by Mike Clark-Madison
We talk a lot about motivation, in a lot of different contexts--from employees' long-term career goals, to the challenges facing female talent, to managing younger workers, to making the best new hire. And throughout all these different discussions you can hear a common theme: To get success, you've got to want it.
In other words, the only real way to motivate people is to make them want to do a job and do their best. But "make" is the wrong word here, because when it comes down to it, we as managers can't really "make" people motivated to succeed. We can use our power and ability to establish the conditions that help people motivate themselves.
One of my favorite workplace bloggers, "Chief Happiness Officer" Alex Kjerulf (at positivesharing.com), posted a while back about "why 'motivation by pizza' doesn't work." Extrinsic motivation--whether punishment or reward--isn't sustainable, delivers diminishing returns, and reduces employees' desire to achieve on their own, he says. (The "pizza" part refers to a summer reading program where kids could earn pizza for checking out more library books. When the pizza went away, so did the reading habit.)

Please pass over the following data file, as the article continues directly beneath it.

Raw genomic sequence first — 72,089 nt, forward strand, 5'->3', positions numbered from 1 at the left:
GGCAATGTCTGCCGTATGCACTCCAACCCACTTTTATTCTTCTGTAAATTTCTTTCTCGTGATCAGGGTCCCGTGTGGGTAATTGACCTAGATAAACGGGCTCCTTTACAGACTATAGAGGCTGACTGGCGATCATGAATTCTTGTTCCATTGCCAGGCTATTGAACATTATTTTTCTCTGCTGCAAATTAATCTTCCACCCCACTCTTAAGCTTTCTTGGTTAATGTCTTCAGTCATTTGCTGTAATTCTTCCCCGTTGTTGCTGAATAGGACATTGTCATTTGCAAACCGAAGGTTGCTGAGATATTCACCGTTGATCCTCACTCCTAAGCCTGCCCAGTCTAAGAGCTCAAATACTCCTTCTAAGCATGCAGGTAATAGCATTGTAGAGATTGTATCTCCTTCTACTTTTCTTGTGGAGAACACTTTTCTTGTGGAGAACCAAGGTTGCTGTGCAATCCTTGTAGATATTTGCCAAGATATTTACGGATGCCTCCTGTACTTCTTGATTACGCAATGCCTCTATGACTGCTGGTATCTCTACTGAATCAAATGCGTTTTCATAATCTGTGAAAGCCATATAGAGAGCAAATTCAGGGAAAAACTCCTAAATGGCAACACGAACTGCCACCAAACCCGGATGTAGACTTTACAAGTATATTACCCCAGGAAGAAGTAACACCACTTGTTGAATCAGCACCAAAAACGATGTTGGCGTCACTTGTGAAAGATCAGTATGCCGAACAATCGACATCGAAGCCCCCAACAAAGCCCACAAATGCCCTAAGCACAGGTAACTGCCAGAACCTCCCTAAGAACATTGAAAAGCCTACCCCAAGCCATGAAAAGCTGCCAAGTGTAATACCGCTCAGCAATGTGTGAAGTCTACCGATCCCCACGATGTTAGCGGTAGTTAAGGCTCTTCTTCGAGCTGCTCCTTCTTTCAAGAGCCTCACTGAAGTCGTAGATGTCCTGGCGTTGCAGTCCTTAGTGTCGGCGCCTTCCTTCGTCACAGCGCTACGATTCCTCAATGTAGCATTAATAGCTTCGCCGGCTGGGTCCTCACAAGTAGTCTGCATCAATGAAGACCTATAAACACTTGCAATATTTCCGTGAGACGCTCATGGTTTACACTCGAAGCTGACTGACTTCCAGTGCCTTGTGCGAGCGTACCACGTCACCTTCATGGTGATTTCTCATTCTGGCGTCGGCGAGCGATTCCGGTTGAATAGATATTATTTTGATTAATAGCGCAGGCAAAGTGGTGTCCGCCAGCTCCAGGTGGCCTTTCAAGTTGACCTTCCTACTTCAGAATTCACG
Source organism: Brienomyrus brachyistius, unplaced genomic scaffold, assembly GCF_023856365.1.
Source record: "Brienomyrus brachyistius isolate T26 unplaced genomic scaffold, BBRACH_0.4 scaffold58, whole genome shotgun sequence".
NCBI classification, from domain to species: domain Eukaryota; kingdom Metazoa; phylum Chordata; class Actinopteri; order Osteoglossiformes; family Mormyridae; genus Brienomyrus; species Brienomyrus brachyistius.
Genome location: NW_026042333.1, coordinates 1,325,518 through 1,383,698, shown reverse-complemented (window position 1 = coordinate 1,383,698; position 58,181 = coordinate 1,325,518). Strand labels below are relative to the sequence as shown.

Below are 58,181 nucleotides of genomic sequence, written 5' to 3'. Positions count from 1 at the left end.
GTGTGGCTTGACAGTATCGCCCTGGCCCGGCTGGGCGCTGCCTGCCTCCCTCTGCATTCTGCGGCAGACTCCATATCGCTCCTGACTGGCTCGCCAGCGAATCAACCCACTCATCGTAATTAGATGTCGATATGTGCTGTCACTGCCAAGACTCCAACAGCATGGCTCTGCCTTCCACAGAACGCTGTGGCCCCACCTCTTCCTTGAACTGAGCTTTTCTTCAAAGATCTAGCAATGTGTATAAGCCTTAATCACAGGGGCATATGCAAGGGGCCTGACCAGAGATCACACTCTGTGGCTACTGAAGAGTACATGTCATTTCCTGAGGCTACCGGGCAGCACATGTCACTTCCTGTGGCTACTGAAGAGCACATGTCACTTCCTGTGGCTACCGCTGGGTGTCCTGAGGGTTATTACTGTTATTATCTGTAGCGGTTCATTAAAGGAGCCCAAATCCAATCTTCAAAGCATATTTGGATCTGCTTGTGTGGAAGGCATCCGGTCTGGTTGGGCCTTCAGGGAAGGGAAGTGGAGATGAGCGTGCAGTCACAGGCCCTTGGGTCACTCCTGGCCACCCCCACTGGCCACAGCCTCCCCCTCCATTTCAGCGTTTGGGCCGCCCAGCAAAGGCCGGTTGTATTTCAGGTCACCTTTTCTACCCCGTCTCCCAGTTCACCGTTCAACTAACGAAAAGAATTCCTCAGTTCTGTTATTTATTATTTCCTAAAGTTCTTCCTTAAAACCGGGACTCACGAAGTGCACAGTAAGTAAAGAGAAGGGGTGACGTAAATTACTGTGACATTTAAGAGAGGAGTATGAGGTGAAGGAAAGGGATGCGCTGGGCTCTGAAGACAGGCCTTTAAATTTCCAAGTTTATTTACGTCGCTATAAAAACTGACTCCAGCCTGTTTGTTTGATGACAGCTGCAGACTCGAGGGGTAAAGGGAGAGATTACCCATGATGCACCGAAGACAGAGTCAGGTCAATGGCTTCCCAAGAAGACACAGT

And intrinsic negative motivation--or, put more simply, fear--doesn't work very well either long-term. "Motivation based on avoiding something is simply not as effective as motivation based on achieving something," Kjerulf says. That leaves only intrinsic positive motivation, where your job as boss is basically to do everything you can to make people's work its own reward.
That doesn't mean you should just abandon your rewards and punishments and power to "make" people work. These are tools you use to establish an effective, efficient and productive work culture, and if you don't have that, your self-motivated employees will find themselves stuck in the mud. But they are tools, not ends in themselves. True motivation comes from supporting your employees' innate desire to achieve.